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Wind Turbine Blade FSI (Part 2)

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This module is from our free online simulations course at edX.org (sign up here). The edX interface provides a better user experience and the content has been updated, so we recommend that you go through the module there rather than here. Also, you will be able to see answers to the questions embedded within the module there.

Created using ANSYS 15.0

Note

This tutorial has videos. If you are in a computer lab, make sure to have head phones.

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The blade is composed of an outer surface and an inner spar. The thickness of the outside surface linearly decreases from 0.1 m at the root to 0.005 m at the tip. The spar has a similar thickness behavior with 0.1 m at its closest point to the root and 0.03 m at the tip. To sum up, here are the thickness specifications needed along with their location with respect to the global coordinate system (which represents the center of an imaginary hub and thus the center of rotation).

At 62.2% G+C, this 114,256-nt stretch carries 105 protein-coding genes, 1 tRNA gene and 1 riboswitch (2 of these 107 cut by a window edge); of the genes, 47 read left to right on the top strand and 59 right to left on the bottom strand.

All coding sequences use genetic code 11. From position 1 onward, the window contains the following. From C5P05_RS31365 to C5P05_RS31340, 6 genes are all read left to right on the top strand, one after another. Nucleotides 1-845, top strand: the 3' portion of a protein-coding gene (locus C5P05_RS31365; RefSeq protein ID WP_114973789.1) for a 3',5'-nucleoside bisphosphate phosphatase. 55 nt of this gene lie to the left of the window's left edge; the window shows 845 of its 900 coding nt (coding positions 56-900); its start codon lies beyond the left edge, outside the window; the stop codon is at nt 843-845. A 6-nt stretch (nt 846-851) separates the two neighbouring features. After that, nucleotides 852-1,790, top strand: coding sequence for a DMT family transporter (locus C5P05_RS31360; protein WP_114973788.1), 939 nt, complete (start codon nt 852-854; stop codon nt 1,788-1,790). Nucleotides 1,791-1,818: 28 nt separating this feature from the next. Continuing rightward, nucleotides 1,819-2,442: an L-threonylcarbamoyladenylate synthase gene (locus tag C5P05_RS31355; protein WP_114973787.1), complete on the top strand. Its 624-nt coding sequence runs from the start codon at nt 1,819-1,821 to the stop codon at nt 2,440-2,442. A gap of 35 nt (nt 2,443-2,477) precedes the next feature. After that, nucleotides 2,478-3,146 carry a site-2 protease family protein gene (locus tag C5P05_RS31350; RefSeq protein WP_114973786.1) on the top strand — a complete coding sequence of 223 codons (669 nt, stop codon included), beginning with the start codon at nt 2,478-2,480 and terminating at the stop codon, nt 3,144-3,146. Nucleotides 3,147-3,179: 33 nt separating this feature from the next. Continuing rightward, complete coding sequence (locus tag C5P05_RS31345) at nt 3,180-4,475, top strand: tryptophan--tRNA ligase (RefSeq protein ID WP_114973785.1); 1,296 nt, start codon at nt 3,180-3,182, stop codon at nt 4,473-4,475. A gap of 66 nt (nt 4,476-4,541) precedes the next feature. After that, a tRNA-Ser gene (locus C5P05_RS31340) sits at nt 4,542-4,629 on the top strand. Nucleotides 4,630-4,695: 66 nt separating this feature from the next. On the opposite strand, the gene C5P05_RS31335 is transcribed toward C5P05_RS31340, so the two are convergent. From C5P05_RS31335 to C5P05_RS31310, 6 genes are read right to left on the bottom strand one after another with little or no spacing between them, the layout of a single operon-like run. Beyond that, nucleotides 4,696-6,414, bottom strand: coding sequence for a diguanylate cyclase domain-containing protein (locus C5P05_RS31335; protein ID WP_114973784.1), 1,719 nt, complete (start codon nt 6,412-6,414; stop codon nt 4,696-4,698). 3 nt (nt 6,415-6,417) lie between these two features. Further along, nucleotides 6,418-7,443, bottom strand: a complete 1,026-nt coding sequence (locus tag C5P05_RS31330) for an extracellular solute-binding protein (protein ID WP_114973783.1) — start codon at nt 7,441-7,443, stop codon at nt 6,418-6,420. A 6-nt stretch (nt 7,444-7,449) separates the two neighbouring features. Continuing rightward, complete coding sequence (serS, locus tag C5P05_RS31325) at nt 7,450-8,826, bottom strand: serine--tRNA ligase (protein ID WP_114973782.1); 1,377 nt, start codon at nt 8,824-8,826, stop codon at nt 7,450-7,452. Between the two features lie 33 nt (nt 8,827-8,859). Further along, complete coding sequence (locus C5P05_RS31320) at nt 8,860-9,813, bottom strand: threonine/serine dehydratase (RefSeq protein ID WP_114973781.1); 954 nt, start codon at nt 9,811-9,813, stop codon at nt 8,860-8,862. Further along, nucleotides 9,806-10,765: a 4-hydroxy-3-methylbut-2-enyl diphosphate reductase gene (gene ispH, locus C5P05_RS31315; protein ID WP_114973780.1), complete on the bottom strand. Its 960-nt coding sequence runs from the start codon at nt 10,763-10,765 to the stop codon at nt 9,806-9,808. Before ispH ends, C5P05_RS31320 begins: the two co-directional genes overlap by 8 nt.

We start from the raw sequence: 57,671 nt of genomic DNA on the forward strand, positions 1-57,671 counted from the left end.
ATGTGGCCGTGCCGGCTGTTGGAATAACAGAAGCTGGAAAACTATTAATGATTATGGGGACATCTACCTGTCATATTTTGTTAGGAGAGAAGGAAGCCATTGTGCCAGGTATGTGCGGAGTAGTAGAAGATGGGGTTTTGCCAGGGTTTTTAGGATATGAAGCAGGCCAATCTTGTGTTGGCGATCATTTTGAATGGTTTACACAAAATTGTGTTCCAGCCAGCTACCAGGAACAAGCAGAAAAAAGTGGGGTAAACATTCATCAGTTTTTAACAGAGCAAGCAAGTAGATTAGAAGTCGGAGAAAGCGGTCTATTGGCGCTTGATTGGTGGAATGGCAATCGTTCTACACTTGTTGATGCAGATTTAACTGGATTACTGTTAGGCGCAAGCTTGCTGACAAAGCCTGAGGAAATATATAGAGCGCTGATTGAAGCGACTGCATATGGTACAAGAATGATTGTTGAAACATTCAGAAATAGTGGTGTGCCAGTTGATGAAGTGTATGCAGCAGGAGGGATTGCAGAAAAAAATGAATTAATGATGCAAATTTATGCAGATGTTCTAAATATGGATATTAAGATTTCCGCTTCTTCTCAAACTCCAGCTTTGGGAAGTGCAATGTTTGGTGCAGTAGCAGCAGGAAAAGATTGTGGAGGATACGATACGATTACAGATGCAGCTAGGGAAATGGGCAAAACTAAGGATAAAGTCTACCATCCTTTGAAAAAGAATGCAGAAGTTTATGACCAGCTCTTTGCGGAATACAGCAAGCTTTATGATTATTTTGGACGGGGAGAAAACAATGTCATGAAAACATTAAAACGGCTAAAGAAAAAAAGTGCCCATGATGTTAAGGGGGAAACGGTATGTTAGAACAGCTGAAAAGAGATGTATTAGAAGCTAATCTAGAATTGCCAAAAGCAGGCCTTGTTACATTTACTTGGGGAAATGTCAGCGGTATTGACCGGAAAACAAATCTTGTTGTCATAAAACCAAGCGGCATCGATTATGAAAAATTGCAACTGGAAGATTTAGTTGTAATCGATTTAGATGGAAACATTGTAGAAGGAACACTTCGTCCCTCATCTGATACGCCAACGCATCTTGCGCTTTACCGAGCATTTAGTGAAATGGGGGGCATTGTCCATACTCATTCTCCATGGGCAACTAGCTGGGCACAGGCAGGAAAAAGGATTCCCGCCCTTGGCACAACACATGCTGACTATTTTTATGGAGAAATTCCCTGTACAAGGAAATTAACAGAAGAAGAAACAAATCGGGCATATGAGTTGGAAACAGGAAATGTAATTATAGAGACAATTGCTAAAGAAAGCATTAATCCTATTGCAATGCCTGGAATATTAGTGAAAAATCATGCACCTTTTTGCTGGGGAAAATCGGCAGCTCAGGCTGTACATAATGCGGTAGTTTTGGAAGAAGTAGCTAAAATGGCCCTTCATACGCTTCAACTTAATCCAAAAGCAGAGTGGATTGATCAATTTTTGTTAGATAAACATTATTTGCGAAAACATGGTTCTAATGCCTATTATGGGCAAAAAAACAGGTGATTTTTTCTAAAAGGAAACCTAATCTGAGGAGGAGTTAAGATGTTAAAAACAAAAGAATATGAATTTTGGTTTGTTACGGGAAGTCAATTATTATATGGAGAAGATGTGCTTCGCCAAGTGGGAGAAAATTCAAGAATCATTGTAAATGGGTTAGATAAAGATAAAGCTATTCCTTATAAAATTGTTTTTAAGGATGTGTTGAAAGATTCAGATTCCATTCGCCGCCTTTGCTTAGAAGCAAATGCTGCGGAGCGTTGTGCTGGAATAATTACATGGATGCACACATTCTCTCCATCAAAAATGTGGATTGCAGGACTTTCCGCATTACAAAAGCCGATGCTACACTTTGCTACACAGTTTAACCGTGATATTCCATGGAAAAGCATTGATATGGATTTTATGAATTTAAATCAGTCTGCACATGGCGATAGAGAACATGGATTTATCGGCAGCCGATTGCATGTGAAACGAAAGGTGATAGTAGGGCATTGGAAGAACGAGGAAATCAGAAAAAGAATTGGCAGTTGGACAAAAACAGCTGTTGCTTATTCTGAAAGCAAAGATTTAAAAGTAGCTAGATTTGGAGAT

Surface

X (m)Thickness (m)
-10.1
-44.20.005

Spar

X (m)Thickness (m)
-30.1
-44.20.03

These thicknesses are actually very close to what you would encounter on a real turbine.

Wind turbine blades are now made of composite materials to reduce the weight of these massive machines. Here we simplify the structural analysis by assuming that the composite material can be approximated by the following orthotropic material properties.

 Density (kg/m^3) 1550 1.1375e+11 7.583e+09 7.583e+09 0.32 0.37 0.35 5.446e+09 2.964e+09 2.964e+09

These values are representative of composite properties found in real wind turbine blades.

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